Weighing value in HER2+ breast cancer treatment

June 8, 2016
Bryant Furlow

Targeted treatments of HER2-positive breast cancers have dramatically prolonged many patients’ lives. But treatment outcomes in clinical trial settings don’t always translate into comparable real-world clinical value.

Targeted treatments of HER2-positive breast cancers have dramatically prolonged many patients’ lives. But treatment outcomes in clinical trial settings don’t always translate into comparable real-world clinical value, noted Sunil Verma, MD, MSEd, FRCP(C), at the American Society of Clinical Oncology (ASCO) Annual Meeting 2016 in Chicago.

VermaVerma, who is professor and head of the department of oncology, and medical director of the Tom Baker Cancer Centre at the University of Calgary, in Alberta, Canada, chaired a June 6 session, “Updates and Controversies in HER2-Positive Breast Cancer.

“There’s a disconnect,” said Verma. “We have nearly doubled overall survival for metastatic HER2-positive breast cancer-a substantial record. … The question is, what is the value of these treatments?”

Assessing treatment value

Assessing treatments’ value for complex and evolving diseases like breast cancer can be a daunting challenge. A treatment’s value hinges on clinical costs and benefits to the patient, in terms of survival impacts, toxicities, and quality-of-life.

New tools such as ASCO’s 2015 Value Framework can help make sense of such considerations in the context of drug acquisition costs.

One important component of value is cost-effectiveness, or the relative costs and outcomes of different treatments: Does a given agent achieve a clinical goal as well as another treatment option, but at a lower cost?

Healthcare economists use different measures of cost effectiveness, like Incremental Cost Effectiveness Ratio (ICER) or Quality Adjusted Life Year (QALY), a measure of patient life expectancy and quality of life.

The cost-effectiveness picture for HER2-positive breast cancer treatments is pretty clear for trastuzumab (Herceptin, Genentech), Verma said.

Studies from the U.S., Canada, U.K., Australia and Europe all show that adjuvant trastuzumab (Herceptin, Genentech) for HER2-positive breast cancer is cost-effective, Verma noted. (But that may not be true in certain developing countries; less than 10% of low- and middle-income countries have access to anti-HER2 therapies, he noted.)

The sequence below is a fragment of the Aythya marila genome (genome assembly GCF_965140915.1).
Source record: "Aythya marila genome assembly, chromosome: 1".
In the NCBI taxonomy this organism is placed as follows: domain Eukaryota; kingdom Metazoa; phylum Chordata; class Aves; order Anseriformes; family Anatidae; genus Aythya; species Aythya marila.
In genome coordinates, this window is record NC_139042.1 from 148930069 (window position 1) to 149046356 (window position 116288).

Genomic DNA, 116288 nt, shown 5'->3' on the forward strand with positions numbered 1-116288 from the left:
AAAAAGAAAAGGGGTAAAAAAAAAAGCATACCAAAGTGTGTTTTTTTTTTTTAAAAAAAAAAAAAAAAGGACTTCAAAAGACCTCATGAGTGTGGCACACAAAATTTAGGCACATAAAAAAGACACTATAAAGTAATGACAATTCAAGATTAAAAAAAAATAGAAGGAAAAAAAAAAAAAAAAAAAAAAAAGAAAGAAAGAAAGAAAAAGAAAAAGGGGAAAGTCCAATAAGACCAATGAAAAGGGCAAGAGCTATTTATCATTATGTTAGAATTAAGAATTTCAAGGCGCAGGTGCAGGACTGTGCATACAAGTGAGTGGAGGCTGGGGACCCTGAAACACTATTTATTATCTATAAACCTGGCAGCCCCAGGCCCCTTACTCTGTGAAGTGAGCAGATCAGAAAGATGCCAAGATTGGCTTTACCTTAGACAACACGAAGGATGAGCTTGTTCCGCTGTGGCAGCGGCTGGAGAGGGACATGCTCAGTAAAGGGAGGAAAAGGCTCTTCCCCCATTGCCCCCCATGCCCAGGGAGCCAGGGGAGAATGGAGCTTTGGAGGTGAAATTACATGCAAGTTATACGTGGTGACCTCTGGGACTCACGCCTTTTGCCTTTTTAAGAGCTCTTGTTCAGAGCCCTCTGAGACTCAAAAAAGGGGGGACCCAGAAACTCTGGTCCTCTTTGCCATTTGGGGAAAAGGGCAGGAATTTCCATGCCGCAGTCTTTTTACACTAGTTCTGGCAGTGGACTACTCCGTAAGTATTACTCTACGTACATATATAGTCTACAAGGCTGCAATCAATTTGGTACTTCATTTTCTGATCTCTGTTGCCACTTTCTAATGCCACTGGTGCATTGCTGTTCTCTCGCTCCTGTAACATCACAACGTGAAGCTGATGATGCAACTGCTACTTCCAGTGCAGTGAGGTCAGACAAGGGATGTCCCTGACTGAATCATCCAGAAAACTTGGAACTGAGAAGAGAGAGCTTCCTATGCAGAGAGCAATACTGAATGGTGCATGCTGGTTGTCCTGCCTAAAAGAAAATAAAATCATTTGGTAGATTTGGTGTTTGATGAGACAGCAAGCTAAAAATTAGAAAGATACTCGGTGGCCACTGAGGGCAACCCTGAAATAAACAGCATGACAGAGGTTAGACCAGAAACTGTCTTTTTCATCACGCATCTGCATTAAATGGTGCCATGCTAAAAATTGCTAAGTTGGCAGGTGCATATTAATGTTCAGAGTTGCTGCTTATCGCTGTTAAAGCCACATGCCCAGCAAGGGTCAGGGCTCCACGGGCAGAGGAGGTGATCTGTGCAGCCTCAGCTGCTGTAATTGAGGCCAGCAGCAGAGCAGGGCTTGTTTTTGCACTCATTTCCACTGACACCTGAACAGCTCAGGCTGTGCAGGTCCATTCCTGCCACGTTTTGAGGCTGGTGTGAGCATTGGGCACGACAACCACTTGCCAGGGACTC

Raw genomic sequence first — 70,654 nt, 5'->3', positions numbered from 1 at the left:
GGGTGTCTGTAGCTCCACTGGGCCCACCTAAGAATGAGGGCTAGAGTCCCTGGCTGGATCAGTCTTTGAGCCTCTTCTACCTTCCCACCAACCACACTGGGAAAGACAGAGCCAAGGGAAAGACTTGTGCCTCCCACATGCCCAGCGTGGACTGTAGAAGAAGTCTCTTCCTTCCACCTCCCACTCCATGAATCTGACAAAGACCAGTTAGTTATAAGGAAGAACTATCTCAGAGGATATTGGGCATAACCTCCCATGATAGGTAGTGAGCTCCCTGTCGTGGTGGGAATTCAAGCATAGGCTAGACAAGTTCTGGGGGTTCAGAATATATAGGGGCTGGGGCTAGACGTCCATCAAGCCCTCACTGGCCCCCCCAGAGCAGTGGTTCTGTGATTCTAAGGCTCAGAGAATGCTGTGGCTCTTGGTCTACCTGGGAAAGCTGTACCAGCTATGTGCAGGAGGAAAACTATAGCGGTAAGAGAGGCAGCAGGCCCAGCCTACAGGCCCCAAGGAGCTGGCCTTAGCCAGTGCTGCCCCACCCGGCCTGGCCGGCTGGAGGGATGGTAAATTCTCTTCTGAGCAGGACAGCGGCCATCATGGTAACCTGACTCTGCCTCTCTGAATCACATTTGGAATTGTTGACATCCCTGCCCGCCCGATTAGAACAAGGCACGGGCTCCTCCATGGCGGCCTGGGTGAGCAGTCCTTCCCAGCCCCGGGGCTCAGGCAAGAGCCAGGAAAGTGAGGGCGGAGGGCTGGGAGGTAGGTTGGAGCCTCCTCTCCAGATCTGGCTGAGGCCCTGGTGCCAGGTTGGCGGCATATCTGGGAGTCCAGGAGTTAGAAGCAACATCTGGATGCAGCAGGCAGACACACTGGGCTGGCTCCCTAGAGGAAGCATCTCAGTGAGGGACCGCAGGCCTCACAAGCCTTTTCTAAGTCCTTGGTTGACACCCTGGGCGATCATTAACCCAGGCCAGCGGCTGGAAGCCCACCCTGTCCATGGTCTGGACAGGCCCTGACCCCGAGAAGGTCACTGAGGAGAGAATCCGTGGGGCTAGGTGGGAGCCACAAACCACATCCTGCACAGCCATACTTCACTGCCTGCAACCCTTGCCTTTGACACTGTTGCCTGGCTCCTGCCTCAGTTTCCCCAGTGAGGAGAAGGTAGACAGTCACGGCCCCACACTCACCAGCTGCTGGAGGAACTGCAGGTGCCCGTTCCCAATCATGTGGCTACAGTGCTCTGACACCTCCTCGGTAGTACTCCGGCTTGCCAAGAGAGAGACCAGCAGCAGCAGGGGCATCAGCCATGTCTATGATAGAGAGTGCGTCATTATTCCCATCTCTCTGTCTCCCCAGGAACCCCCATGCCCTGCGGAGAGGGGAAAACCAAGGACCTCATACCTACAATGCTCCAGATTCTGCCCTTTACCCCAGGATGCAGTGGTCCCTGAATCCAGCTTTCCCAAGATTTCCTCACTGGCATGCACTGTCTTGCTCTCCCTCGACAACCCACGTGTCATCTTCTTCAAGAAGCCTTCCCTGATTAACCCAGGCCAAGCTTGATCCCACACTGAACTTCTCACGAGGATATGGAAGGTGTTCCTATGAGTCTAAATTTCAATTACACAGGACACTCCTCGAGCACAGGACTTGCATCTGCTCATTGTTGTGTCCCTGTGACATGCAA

“Trastuzumab in adjuvant settings is clearly cost-effective across the board,” Verma said. “First-line trastuzumab? Again-it’s quite consistent.”

Still, he said, the cost-effectiveness picture is less clear for newer targeted therapies.

Next: New tools help assess value

 

 

New tools help assess value

Cost-effectiveness is just one value-related consideration, of course.  

ASCO’s new 2015 Value Framework, developed by ASCO’s Value in Cancer Care Task Force, includes weighted measures of a drug’s likely disease-control benefits and toxicities for patients, expressed as a “Net Health Benefit” score.

Points are awarded or deducted for a drug’s clinical benefit (net improvement in disease-free, progression-free, and overall survival, for example), the incidence of toxicities, and symptoms control.

“Points are combined to get a net health benefit score, which is then juxtaposed against direct cost of treatment,” Verma explained.

The newest update to the Value Framework was released May 31, 2016; it now includes all-grades side effects instead of only higher-grade toxicities. User-friendly software interfaces will bring this value-assessment tool into the clinic and help inform doctors’ and patients’ discussions and decisions, Verma said.

The framework provides bar graphs depicting head-to-head comparisons of different treatment options’ clinical benefits, toxicities, Net Health Benefit scores, and drug-acquisition costs (but importantly, not the relative or downstream financial costs of pursuing a particular treatment).

Cost-effectiveness data needs to be brought into the equation, said Verma.

“And value-based assessment tools don’t yet emphasize and consider patient’s values, choices, or preferences,” he cautioned. “Biosimilar equivalence studies are not considered-and I don’t think they consider the overall budget impacts of these therapies, at all.”

Tools may incorporate such factors down the road. Value-assessment tools are heuristics-decision-making aids. The value for a particular drug at a particular place and time depend on institutional variables, cost factors, and patient populations.

“I think we really need to start considering values, to get more bang for our buck in clinical settings,” Verma said.